Monday, December 13, 2010

After 13 years of Labour party rule, public mood in Britain shifts right as most voters back Thatcherite values

Public opinion has swung ­dramatically to the right with most voters now backing welfare cuts and a smaller state. Sympathy for benefit claimants has halved in the past 20 years and barely one in three adults supports shifting income from the rich to the poor.

Veteran Tory Lord Tebbit said that after 13 years of Labour rule the country was falling back into line with the Thatcherite values of hard work and lower taxes.

Analysis of the British Social Attitudes Survey shows:

* There is growing distrust of institutions such as the police, the BBC and banks;

* Contempt for politicians and the government is at an all-time high, with record numbers not trusting anything they say;

* Support for an English parliament is on the rise among voters resentful of high levels of public spending in Scotland;

* No support for redistributing income but widening concern over the pay gaps between bosses and workers;

* Britons are in denial about their age, with many rejecting the suggestion they are middle-aged or older.

The survey, partly funded by the Government, found that only 27 per cent want more to be spent on benefits. In 1991 the figure was 58 per cent.

Penny Young, chief executive of the National Centre for Social Research, which carried out the survey, said: ‘It is 20 years since Margaret Thatcher left office, but public opinion is far closer now to many of her core beliefs than it was then. Our findings show that attitudes have hardened over the last two decades, and are more in favour of cutting benefits and against taxing the better-off disproportionately.’

But while the country is in tune with the Coalition’s plans to shake up the welfare state, ministers could find it more difficult to get support for reforming health and education. Satisfaction with the Health Service was at an all-time high and has doubled since 1997 to 64 per cent. Mr Cameron promised to ring-fence health spending at the election but plans for wider reform could prove contentious.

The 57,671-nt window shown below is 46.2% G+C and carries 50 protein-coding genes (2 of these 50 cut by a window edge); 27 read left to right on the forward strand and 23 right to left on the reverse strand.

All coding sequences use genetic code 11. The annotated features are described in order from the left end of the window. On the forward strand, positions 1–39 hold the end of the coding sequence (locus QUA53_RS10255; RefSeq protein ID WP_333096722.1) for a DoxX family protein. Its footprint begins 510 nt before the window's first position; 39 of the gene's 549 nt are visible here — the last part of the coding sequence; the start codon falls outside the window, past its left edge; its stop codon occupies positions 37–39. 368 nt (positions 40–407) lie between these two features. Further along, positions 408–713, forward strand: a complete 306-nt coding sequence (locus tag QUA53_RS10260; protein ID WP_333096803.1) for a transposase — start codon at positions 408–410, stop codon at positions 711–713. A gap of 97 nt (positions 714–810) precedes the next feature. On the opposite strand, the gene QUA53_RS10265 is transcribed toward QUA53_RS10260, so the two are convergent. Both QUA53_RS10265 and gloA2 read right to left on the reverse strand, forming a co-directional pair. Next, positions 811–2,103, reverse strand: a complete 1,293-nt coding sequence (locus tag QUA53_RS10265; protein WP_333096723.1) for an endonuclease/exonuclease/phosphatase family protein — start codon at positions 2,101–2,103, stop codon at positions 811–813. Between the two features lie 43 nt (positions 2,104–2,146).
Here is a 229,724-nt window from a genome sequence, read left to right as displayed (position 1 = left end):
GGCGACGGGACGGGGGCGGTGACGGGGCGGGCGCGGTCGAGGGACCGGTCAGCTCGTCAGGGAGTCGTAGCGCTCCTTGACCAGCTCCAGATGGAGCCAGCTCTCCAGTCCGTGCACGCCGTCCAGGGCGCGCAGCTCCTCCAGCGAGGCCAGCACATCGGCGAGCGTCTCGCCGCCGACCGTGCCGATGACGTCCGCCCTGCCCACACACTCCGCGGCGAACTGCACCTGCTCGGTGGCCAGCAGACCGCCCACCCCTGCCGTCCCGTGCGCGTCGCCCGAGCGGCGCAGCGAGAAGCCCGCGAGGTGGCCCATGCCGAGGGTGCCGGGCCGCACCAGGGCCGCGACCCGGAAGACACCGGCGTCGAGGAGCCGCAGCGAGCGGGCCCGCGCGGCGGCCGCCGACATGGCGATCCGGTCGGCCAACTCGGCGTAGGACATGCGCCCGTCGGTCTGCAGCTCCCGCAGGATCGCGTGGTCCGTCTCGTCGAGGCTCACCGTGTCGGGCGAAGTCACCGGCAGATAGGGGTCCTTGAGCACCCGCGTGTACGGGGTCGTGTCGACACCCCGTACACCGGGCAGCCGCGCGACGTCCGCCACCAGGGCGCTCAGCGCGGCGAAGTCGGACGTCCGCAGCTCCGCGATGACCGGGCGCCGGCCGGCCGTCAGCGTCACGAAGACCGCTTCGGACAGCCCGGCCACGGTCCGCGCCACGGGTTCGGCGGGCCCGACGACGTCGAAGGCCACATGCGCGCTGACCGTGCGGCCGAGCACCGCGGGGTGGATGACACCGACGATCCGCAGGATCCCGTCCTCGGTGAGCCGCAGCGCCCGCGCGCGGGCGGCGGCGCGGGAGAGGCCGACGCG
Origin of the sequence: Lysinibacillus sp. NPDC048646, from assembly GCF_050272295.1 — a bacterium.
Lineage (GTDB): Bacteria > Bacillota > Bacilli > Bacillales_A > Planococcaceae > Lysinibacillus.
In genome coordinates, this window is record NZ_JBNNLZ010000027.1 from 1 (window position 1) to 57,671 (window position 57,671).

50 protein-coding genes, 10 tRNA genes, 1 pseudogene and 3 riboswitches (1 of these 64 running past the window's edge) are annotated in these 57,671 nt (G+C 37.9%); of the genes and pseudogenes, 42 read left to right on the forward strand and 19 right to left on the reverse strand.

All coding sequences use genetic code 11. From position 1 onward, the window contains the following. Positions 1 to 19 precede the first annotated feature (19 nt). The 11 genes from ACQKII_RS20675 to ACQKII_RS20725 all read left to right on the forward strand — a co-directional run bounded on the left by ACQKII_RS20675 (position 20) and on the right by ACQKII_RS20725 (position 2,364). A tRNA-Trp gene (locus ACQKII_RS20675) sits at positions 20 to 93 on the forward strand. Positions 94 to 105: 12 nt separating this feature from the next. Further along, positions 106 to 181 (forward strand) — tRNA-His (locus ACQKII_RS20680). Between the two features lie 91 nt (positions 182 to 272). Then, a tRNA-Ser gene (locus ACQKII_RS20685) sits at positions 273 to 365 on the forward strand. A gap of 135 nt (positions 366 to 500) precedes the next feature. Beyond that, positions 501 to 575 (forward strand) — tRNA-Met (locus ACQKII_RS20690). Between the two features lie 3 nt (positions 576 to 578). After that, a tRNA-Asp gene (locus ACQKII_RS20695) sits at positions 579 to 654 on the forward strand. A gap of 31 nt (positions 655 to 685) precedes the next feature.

And Education Secretary Michael Gove may struggle to press ahead with plans to emphasise traditional subjects in schools after the survey found 73 per cent want schools to teach children life skills. Only half of the 3,421 people interviewed said schools equipped children well for the real world.

Miss Young said: ‘Perhaps the biggest problem for the Government is how to lead the British public away from recession and implement reform when trust in politicians, government and banks is at an all-time low. ‘It will need to convince a sceptical electorate that it is working with their best interests at heart. ‘Emphasising the fairness of any cuts while protecting the tangible outcomes of increased spending will be crucial. ‘The public may want the Government to spend less but they don’t want to lose the gains of record investment.’

Lord Tebbit, who served under Margaret Thatcher, told the Mail: ‘Thatcher values were in line with human emotions and they are values which have been assaulted during 13 years of a Labour government.

‘Her values were that you should not choose idleness over working, that work should pay and that people should keep a larger proportion of what they earn, particularly those on lower incomes. They are all common-sense values.’

Every year, the National Centre for Social Research carries out in-depth interviews with more than 3,000 people in their homes. Since 1983, more than 80,000 have been asked for their views on British life.


Suicide bomber lived in Britain: Islamic fanatic in Stockholm car blast was radicalised while studying in Luton

An Islamic fundamentalist was radicalised in Britain before carrying out a suicide bombing on a busy street in Sweden. Iraqi-born Taimour Abdulwahab Al-Abdaly, 28, blew up his car, then himself, in the capital Stockholm. He had spent much of the last decade in Luton – long known as a hotbed of terrorism – where he studied for a degree and continued living there with his wife and children.

The Iraqi-born bomber first set his car on fire and then walked 200 metres before the explosives, believed to be in a backpack strapped to his body, detonated.

Just minutes before, he had sent out an email to the police and a news agency warning of deadly reprisals for having Swedish soldiers in Afghanistan.

He was the registered owner of the car that blew up and was believed to have worked on the street corner on which he died, carrying a sign advertising a local fish-and-chip restaurant..

The Bedfordshire town has a Muslim population of 20,000 and has been linked with a string of high-profile extremists. Last year Muslim protesters disrupted a homecoming march of soldiers returning from Afghanistan. Police were investigating Abdulwahab’s British connections last night. Neighbours in Luton suggested that his wife, who herself has fundamentalist views, and their children are still living there.